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Calls for UK Gambling Advertising to be More Socially Responsible

by Glenn Baird - October 5, 2017

The Industry Group for Responsible Gambling (IGRG) announced on Monday that various “enhancements” would be made to “Industry Code” regarding socially responsible advertising. The changes being implemented will be in place by the end of 2017.

This is the third addition to the code, with the most recent amendments taking place in 2016.

There have been issues raised in the media over the last few months concerning the exposure of young people to gambling advertising in the UK. The IGRG appear to be responding by introducing new rules related to social media designed to reduce the access that young people under the age of 18 have to gambling content over Twitter and YouTube.

Along with this change the IGRG have specified that all refences to GambleAware must now be changed to the charity’s new title: BeGambleAware.

The organisation has also called for operators to “do their best” to ensure that their affiliates are complying with the code.

IGRG Chairman, John Hagan said when commenting on the reforms that:

“The advertising of gambling has probably never been more in the spotlight than it is at present and we await with interest the eventual conclusions of the ongoing DCMS review. In the meantime, pursuant to our own commitment to review the Code on a regular basis, I am glad that we have brought forward now some very worthwhile additions relating to advertising on social media, affiliate marketing and the referencing of in print and broadcast advertising.”

These proposed changes to the Industry Code came on the same that that local councils released a press statement demanding that more is done to negate the harmful effects of gambling advertising.

The Local Government Association (LGA), an organisation made up of local councils in the UK has called for “greater restrictions” to be put in place to protect the impact it can have on young people.

The LGA claim that 1 in 9 children aged between 11 and 15 are following gambling companies through social media platforms. They go on to say that figures given to them from Ofcom show that there has been a 5000% increase in gambling advertising between 2007 and 2012.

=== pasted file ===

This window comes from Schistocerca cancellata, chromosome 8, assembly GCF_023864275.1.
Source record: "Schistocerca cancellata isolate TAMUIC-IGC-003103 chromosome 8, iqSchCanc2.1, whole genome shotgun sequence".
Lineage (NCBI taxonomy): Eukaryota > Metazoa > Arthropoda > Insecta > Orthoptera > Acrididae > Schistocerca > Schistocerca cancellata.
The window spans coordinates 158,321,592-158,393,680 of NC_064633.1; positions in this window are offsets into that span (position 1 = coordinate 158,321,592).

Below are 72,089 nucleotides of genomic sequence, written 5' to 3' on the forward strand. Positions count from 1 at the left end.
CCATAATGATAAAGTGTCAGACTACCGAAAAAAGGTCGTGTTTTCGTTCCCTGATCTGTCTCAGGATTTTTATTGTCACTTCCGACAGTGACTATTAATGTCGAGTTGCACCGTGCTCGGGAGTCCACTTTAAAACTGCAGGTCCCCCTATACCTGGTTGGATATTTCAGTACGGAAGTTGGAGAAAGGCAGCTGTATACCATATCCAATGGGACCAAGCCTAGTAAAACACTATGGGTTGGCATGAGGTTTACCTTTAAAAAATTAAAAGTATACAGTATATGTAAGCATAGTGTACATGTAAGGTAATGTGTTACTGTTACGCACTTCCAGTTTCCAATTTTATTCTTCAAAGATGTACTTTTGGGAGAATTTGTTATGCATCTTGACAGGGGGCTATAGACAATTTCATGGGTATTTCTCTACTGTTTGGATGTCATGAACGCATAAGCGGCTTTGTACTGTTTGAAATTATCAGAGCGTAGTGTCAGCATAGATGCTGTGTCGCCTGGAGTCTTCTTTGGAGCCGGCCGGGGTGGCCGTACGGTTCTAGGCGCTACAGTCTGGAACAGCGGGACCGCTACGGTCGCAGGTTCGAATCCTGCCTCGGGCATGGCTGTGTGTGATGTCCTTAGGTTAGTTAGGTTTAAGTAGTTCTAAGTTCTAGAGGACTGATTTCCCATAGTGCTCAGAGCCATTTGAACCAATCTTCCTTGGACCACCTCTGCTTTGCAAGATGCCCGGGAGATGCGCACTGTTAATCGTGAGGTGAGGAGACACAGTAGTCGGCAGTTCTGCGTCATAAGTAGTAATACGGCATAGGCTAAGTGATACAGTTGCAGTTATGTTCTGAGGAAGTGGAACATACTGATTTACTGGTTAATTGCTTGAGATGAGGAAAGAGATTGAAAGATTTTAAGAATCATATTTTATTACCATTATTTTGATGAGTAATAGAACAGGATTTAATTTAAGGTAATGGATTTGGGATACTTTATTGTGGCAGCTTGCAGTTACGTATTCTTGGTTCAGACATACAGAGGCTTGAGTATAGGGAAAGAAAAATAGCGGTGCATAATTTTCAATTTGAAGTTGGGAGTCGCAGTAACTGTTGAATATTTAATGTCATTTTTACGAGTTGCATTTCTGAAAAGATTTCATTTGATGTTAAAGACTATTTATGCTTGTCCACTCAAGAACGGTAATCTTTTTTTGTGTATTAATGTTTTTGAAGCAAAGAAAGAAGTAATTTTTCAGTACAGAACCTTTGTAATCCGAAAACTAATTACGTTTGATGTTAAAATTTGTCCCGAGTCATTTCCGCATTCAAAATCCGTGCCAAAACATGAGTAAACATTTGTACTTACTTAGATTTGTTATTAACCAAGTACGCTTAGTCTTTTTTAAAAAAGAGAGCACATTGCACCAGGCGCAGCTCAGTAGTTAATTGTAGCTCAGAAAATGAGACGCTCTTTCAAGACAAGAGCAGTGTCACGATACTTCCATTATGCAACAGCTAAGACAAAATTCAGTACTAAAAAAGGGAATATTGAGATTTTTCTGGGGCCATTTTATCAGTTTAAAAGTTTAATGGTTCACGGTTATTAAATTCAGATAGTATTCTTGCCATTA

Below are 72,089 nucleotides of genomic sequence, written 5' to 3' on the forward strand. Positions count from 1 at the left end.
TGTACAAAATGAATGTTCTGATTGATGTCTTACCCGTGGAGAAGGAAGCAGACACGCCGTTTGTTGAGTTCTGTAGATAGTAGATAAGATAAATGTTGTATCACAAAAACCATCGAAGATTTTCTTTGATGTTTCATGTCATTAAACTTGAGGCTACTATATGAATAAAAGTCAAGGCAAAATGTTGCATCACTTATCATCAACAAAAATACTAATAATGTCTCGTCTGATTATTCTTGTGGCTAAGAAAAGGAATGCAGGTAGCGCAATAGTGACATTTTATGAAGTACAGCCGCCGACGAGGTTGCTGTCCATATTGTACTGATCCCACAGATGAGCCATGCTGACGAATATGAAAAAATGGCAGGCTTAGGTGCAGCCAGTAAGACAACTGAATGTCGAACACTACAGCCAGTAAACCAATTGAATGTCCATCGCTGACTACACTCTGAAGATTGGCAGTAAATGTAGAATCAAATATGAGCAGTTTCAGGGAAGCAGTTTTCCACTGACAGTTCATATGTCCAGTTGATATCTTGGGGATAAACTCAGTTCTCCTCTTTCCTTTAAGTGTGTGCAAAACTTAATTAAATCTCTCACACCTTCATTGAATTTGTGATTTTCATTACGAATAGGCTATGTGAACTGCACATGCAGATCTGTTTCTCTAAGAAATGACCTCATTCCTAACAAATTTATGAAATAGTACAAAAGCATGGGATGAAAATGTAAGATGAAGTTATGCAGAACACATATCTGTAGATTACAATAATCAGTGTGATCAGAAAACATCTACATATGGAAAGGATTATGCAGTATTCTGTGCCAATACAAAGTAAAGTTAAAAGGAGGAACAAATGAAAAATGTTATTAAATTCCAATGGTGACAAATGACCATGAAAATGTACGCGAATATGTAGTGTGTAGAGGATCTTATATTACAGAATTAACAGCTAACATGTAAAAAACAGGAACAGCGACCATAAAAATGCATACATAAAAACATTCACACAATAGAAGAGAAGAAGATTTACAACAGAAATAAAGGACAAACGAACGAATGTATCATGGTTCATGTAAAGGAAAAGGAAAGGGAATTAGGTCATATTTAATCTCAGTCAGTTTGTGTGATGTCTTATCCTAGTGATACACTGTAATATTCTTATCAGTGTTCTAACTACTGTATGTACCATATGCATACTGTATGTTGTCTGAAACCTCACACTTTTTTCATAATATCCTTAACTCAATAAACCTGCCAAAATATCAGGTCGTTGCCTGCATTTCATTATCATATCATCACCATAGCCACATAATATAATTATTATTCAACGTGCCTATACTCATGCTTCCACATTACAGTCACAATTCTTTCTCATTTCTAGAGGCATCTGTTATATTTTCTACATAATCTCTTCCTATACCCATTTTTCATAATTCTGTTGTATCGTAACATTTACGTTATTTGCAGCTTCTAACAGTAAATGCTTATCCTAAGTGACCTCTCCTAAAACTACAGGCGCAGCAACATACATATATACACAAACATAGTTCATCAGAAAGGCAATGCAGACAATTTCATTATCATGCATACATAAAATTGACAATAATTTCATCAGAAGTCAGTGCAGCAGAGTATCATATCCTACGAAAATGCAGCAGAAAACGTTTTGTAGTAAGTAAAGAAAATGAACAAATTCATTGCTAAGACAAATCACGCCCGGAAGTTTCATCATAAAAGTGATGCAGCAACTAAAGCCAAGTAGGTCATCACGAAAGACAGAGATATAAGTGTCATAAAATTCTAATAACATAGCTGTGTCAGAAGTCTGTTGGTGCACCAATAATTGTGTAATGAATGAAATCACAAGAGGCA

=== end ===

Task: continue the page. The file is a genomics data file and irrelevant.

Simon Blackburn, a councillor and chair of the LGA Safer and Stronger Communities Board, stated:

“Gambling advertising on television has rocketed since the Gambling Act came into force in 2007, which is a major concern for councils who are aware of the personal harm that problem gambling can cause.

“The rise in both televised sporting events, such as Premier League football, and gambling advertising means viewers, particularly children, are being exposed to increasing amounts of gambling brands and betting messages.

“While the Gambling Act was intended to position gambling as an acceptable leisure activity, we are concerned that the volume of gambling advertising goes beyond what can be deemed the right balance between socially responsible growth and protecting individuals and communities.

“The Government should seriously consider tighter restrictions on gambling advertising that is easily accessible to, and seen by children.”

The same organisation has support recent calls to have tighter restrictions placed on fixed odds betting terminals.
In regard to this, Blackburn stated that:

“Councils are increasingly frustrated over their lack of powers to curb the proliferation of FOBTs – which currently exceed 34,000 in the UK – and the concentration of betting shops on high streets.

“Lowering maximum FOBT stakes to £2 in line with other gaming machines would help protect those at risk of problem gambling from incurring higher losses.

“Councils are not anti-bookies, but a new cumulative impact test would give them the power to veto new betting shops – and FOBTs – in places where there are already existing clusters.

“Problem gambling can lead to spiralling debt, deteriorating mental health and wellbeing, and a toll on society – and taxpayers – through crime and disorder, family breakdown and homelessness.

“It’s vital that improved social responsibility measures are implemented to help to reduce this.”

It would appear that the UK government are one of that last to actually take a stance on gambling advertising and fixed odds betting machines. However, with their review coming next month it won’t be long before the industry knows exactly what changes will be coming its way.

The United Kingdom of Great Britain and Northern Ireland sits to the north-west of mainland Europe. The United Kingdom shares a border with The Republic of Ireland and has coasts on the Atlantic Ocean, Celtic Sea, North Sea, Irish Sea and English Channel. The population of the UK is approaching the 67.6 million mark leading to a fairly densely populated land mass. The gambling sector in the United Kingdom is entirely regulated and licensed by the UKGC – the United Kingdom Gambling Commission. Should players resident In the UK wish to gamble with foreign based operators there is no history of this being treated as a criminal offence, but high levels of protection exist for UK residents playing with UK licensed operators.


The above information is what we believe to be the the legal status of online gambling, however information on this topic is limited and hard to find. We accept no liability for any errors or ommissions. It is the reader’s responsibility to ensure that they know the legality of online gambling in their country before engaging with any online gambling service.